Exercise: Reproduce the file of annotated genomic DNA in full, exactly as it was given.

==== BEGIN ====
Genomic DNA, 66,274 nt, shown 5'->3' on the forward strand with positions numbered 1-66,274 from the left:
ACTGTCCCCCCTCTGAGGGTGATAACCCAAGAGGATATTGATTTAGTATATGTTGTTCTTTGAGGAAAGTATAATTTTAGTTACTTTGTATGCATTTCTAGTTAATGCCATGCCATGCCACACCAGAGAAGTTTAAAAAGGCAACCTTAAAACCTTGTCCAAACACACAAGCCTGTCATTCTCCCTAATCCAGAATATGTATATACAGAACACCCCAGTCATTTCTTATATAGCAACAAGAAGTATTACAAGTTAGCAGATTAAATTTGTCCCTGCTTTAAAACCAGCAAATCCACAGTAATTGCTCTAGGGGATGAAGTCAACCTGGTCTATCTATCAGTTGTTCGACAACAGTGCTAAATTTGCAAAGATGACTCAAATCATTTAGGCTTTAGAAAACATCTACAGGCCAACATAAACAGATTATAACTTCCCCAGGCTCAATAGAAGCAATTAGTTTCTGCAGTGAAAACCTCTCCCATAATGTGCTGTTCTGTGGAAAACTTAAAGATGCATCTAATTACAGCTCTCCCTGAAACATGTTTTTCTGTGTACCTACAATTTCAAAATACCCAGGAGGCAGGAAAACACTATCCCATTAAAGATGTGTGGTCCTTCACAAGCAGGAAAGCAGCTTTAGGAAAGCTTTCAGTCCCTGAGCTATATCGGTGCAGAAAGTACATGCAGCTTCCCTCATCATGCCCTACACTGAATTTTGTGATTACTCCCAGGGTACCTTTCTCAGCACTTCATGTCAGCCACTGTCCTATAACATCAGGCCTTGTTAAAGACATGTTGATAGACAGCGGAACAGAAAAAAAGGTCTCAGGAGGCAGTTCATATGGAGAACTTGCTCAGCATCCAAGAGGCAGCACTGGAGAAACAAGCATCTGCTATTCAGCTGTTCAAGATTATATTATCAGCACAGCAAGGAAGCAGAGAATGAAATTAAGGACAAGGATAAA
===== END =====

Genomic DNA, 66,274 nt, shown 5'->3' on the forward strand with positions numbered 1-66,274 from the left:
ACTGTCCCCCCTCTGAGGGTGATAACCCAAGAGGATATTGATTTAGTATATGTTGTTCTTTGAGGAAAGTATAATTTTAGTTACTTTGTATGCATTTCTAGTTAATGCCATGCCATGCCACACCAGAGAAGTTTAAAAAGGCAACCTTAAAACCTTGTCCAAACACACAAGCCTGTCATTCTCCCTAATCCAGAATATGTATATACAGAACACCCCAGTCATTTCTTATATAGCAACAAGAAGTATTACAAGTTAGCAGATTAAATTTGTCCCTGCTTTAAAACCAGCAAATCCACAGTAATTGCTCTAGGGGATGAAGTCAACCTGGTCTATCTATCAGTTGTTCGACAACAGTGCTAAATTTGCAAAGATGACTCAAATCATTTAGGCTTTAGAAAACATCTACAGGCCAACATAAACAGATTATAACTTCCCCAGGCTCAATAGAAGCAATTAGTTTCTGCAGTGAAAACCTCTCCCATAATGTGCTGTTCTGTGGAAAACTTAAAGATGCATCTAATTACAGCTCTCCCTGAAACATGTTTTTCTGTGTACCTACAATTTCAAAATACCCAGGAGGCAGGAAAACACTATCCCATTAAAGATGTGTGGTCCTTCACAAGCAGGAAAGCAGCTTTAGGAAAGCTTTCAGTCCCTGAGCTATATCGGTGCAGAAAGTACATGCAGCTTCCCTCATCATGCCCTACACTGAATTTTGTGATTACTCCCAGGGTACCTTTCTCAGCACTTCATGTCAGCCACTGTCCTATAACATCAGGCCTTGTTAAAGACATGTTGATAGACAGCGGAACAGAAAAAAAGGTCTCAGGAGGCAGTTCATATGGAGAACTTGCTCAGCATCCAAGAGGCAGCACTGGAGAAACAAGCATCTGCTATTCAGCTGTTCAAGATTATATTATCAGCACAGCAAGGAAGCAGAGAATGAAATTAAGGACAAGGATAAA